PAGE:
Often when we think of story, we have a tendency to focus on plot. When people ask us what our books are about, the plot will more than likely be what we spit out. But how many times do we writers think: “You want me to summarize my book in one sentence? Impossible. My book is about so much more than that!” And it probably is. But plot can usually be easily identified in one sentence.
In fact, we’re usually given the following template to figure out the plot in a sentence: [Protagonist] must do/overcome/face X (obstacle) in order to (goal) or else (what happens if they fail).
But does that really describe the story?
Of course not. Because stories—or good ones, at any rate—have a little something else going on. And the answer to that is…
It’s the Character Arc, Friends.
A story takes a character through a series of interconnected events in order for them to achieve a goal (otherwise known as a plot)…a good story has that character start in one place emotionally and end in another.
Put differently, the character grows or changes. This change doesn’t have to be a positive one. Depending on the story you’re telling, you could show the character sinking into villainy. In fact, one of the most compelling television series did just that:
Breaking Bad plot-wise, was about a man who turned to meth manufacturing in order to provide for his family when he learned he had terminal cancer and lost his job, savings, insurance, and benefits.
But the character arc on that show was an entirely different matter. Walter White starts the show as a bumbling, middle class American teacher and family man. He ends it a hardened killer and drug lord, willing to do just about anything to protect the nefarious world he’s created. Watching that journey is what made Breaking Bad such a hit show. Why?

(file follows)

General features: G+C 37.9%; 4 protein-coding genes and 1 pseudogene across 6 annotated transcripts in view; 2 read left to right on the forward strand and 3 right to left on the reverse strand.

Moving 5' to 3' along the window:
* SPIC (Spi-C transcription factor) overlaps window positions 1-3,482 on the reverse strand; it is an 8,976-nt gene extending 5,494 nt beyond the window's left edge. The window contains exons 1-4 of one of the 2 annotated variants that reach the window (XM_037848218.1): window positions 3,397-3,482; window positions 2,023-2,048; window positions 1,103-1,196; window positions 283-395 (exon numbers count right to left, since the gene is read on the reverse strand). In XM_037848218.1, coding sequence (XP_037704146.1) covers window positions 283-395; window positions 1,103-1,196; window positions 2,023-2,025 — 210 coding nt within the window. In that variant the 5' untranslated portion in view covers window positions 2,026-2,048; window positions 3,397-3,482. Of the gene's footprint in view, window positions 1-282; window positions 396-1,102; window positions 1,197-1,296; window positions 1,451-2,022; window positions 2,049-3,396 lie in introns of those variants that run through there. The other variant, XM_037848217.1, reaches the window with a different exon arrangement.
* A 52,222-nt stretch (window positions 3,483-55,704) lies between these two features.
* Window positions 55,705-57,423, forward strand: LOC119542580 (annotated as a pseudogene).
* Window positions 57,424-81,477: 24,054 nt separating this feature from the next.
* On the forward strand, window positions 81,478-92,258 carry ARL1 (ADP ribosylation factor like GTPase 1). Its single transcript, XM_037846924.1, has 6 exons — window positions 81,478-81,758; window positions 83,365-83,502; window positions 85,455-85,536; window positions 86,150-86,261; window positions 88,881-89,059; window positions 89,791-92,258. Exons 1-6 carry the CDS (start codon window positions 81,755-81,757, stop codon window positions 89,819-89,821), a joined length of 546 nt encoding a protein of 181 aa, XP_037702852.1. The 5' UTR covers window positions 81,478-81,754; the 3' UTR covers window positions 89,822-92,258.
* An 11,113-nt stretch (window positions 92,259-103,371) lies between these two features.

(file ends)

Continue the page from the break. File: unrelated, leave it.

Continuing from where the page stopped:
The Name of the Game is Conflict.
Character arc is all about conflict. Conflict is the absolute most compelling thing that drives a story forward. The more conflict there is, the higher the stakes, the more the character struggles…these are the things that make a book “unputdownable.”
In general, the character is facing a series of rising obstacles, known as external conflict. These external conflict scenarios aren’t what I’m talking about here (though that’s crucial too). What I’m talking about is internal conflict.
Internal conflict is when a character is struggling with themselves. Given an impossible situation, where the character must choose between emotional/physical states within themselves—the conflict reveals a great deal. What the character chooses tells the reader who the character is in that moment.
If used effectively, internal conflict can inform the reader about how the character is changing or has changed. For example, if you present the character in chapter one as refusing to pick up a gun when threatened and then show that same character shooting the antagonist in the last chapter, the reader can clearly see the change that has occurred in the character. How that internal conflict is presented and developed throughout the book will be the backbone of your character arc.
So if you want a story well-told, remember: plot is only half of the equation. The journey that your character takes internally is equally important—and in sometimes, it may end up being the journey that is best-remembered.